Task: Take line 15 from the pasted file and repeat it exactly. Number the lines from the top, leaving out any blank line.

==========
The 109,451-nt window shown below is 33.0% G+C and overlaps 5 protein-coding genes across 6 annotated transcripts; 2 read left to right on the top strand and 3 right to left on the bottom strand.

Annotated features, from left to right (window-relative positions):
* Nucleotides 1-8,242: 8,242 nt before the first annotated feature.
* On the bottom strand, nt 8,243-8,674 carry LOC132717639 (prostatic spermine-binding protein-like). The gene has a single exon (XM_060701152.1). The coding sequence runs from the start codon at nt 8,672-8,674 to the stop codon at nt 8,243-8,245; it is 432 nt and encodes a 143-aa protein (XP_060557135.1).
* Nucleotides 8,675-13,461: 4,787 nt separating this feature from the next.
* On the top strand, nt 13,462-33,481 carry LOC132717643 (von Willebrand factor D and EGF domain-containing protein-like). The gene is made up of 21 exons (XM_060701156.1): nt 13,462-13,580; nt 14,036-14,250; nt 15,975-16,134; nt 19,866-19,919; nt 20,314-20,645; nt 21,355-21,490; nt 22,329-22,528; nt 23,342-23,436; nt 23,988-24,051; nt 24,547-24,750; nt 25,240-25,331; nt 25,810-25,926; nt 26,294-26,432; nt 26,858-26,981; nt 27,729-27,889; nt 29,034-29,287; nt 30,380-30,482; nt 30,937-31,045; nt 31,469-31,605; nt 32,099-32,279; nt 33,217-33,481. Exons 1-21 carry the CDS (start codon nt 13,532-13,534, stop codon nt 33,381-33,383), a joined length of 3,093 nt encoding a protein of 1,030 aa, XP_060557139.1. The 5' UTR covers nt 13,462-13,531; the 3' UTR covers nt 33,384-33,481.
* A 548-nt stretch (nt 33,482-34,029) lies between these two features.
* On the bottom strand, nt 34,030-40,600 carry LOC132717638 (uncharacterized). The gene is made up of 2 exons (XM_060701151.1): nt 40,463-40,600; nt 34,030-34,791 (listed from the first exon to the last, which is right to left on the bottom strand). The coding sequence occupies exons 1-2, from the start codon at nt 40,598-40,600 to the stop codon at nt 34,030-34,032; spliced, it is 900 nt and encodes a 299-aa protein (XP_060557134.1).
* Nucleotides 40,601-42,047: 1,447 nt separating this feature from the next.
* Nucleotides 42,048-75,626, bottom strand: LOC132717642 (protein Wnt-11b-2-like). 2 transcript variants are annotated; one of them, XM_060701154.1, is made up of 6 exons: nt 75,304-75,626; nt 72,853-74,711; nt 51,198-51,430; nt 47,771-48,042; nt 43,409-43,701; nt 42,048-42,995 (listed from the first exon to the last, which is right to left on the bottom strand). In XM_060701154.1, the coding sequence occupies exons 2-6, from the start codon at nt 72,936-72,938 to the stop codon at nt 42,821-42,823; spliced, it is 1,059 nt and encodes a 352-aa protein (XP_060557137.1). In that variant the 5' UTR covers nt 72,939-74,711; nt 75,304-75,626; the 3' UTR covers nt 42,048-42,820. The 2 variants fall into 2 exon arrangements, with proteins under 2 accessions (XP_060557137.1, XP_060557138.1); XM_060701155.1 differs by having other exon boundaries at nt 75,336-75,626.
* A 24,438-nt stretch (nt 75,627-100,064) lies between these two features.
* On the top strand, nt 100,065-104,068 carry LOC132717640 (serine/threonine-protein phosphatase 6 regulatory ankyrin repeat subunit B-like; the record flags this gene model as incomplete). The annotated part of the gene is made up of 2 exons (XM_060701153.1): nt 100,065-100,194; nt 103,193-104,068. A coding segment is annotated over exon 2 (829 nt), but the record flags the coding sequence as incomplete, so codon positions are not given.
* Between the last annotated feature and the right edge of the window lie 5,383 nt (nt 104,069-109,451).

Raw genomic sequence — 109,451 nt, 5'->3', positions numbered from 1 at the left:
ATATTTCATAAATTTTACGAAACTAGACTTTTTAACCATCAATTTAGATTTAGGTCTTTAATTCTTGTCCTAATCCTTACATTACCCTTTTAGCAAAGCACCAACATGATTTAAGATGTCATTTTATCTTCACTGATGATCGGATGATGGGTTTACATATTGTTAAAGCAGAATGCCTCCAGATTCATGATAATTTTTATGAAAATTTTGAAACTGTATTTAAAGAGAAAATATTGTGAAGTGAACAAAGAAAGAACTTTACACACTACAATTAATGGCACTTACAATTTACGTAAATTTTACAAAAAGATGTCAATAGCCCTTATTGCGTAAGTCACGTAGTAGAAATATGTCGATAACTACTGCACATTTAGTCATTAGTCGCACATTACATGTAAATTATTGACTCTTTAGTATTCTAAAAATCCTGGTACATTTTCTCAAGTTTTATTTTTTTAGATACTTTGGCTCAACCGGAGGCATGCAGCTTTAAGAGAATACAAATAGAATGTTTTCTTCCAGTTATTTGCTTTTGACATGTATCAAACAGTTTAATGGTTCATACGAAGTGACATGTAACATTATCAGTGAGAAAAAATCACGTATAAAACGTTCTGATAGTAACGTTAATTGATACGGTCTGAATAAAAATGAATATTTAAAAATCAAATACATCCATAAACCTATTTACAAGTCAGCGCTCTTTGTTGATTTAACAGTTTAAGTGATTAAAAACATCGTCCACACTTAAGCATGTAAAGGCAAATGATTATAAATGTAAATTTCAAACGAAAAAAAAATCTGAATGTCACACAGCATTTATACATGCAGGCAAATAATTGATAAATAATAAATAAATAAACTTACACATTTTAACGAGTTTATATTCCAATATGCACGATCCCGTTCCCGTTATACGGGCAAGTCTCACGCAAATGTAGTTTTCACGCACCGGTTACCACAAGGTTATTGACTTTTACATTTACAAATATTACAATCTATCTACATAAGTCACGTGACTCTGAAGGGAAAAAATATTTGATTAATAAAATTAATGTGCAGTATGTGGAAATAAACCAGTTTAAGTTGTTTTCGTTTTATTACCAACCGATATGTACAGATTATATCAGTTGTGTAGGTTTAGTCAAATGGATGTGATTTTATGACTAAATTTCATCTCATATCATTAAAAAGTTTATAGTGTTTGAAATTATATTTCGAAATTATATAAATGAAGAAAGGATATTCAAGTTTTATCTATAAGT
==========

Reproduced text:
ATATTTCATAAATTTTACGAAACTAGACTTTTTAACCATCAATTTAGATTTAGGTCTTTAATTCTTGTCCTAATCCTTACATTACCCTTTTAGCAAAGCACCAACATGATTTAAGATGTCATTTTATCTTCACTGATGATCGGATGATGGGTTTACATATTGTTAAAGCAGAATGCCTCCAGATTCATGATAATTTTTATGAAAATTTTGAAACTGTATTTAAAGAGAAAATATTGTGAAGTGAACAAAGAAAGAACTTTACACACTACAATTAATGGCACTTACAATTTACGTAAATTTTACAAAAAGATGTCAATAGCCCTTATTGCGTAAGTCACGTAGTAGAAATATGTCGATAACTACTGCACATTTAGTCATTAGTCGCACATTACATGTAAATTATTGACTCTTTAGTATTCTAAAAATCCTGGTACATTTTCTCAAGTTTTATTTTTTTAGATACTTTGGCTCAACCGGAGGCATGCAGCTTTAAGAGAATACAAATAGAATGTTTTCTTCCAGTTATTTGCTTTTGACATGTATCAAACAGTTTAATGGTTCATACGAAGTGACATGTAACATTATCAGTGAGAAAAAATCACGTATAAAACGTTCTGATAGTAACGTTAATTGATACGGTCTGAATAAAAATGAATATTTAAAAATCAAATACATCCATAAACCTATTTACAAGTCAGCGCTCTTTGTTGATTTAACAGTTTAAGTGATTAAAAACATCGTCCACACTTAAGCATGTAAAGGCAAATGATTATAAATGTAAATTTCAAACGAAAAAAAAATCTGAATGTCACACAGCATTTATACATGCAGGCAAATAATTGATAAATAATAAATAAATAAACTTACACATTTTAACGAGTTTATATTCCAATATGCACGATCCCGTTCCCGTTATACGGGCAAGTCTCACGCAAATGTAGTTTTCACGCACCGGTTACCACAAGGTTATTGACTTTTACATTTACAAATATTACAATCTATCTACATAAGTCACGTGACTCTGAAGGGAAAAAATATTTGATTAATAAAATTAATGTGCAGTATGTGGAAATAAACCAGTTTAAGTTGTTTTCGTTTTATTACCAACCGATATGTACAGATTATATCAGTTGTGTAGGTTTAGTCAAATGGATGTGATTTTATGACTAAATTTCATCTCATATCATTAAAAAGTTTATAGTGTTTGAAATTATATTTCGAAATTATATAAATGAAGAAAGGATATTCAAGTTTTATCTATAAGT